Tuesday, July 7, 2009

Squamish Backside Bouldering

While I'm not sure if I'm allowed to publicly discuss these matters, I don't have any new climbing pictures to post so I thought I'd post some pictures from a day Cortney and I spent checking out the bouldering on the backside of the Chief. While it's definitely not paralell to the Grand Wall Boulders, the area that we saw had some fun problems, and it was awesome to see new development happening in Squamish.

We started at 10 AM on our first morning in Squamish, meeting up with our friends Rich and Tyler, and our tour guide for the day, Mike, in the Grand Wall parking lot. We hiked for about two hours, leaving many bewildered day-hikers who staring at our crashpads as we passed. After finishing the infamous stairs and hiking another couple of miles on gentler ground, we paused for a while at Cobra Crack for a while to rest and gawk at the door-hinge-wide fissure. Apparently, people can climb this, but I'm incredulous.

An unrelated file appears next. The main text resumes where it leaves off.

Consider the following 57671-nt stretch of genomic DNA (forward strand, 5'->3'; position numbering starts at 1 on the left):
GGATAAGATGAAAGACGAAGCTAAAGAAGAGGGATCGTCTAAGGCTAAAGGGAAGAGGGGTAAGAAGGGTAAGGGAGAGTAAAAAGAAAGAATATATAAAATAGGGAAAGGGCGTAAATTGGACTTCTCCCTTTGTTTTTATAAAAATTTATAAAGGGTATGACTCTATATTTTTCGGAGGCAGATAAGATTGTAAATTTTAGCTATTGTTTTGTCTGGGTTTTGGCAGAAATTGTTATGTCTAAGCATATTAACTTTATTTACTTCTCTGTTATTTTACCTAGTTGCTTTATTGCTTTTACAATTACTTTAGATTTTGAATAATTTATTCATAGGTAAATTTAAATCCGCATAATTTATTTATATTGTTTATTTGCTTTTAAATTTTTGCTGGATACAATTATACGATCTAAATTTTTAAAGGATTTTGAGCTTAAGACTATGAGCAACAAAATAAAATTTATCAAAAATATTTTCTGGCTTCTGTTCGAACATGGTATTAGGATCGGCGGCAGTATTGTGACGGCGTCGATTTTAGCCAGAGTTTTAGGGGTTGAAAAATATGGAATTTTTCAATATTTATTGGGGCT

Hiking Up The Stairs Cobra Crack - Harder than Kung Fu Fighter? Maybe.

After a few more minutes on the trail, and a bit of bushwhacking, we arrived at the boulders. We started with a nice juggy arete to warm up that set the tone for the area well. The rock is essentially the same quality as the typical Squamish granite, but because it's fresher, dirtier, and hasn't seen much traffic, it feels a bit sharp and gritty - which is great fun. We climbed a couple of other problems in the same cluster, which were all good, if not sharp Unfortunately, newly-developed boulders are not without their perils, as Rich learned firsthand when a watermelon-sized boulder tumbled onto his foot. He stared in shock until Mike and I were able to dislodge his foot. Injured but not maimed, Rich spent the rest of the day lying on a crash pad dealing with the pain.
Cortney Warming Up
Mike on a Fun Fin
Rich, in Pain Cleaning Monkeys

After an hour or so we were joined by Jamie and Sarah, up for the day from Vancouver, and we headed to some other boulders. One that really stood out was Tim Doyle's problem The Backside, which climbs a perfectly-shaped boulder from a head-high jug at the start of a 40-degree overhang. Too hard for me, but amazing nonetheless.
Jamie Tyring a Dyno to the Right of The Backside

All in all it was a wonderful day, but it was a long way to hike for the amount of bouldering I was able to do because of skin and time. As I say about most areas I visit, it did make me glad to live and climb in Wasington...

The Creek Rich After A Long, Slow Hike

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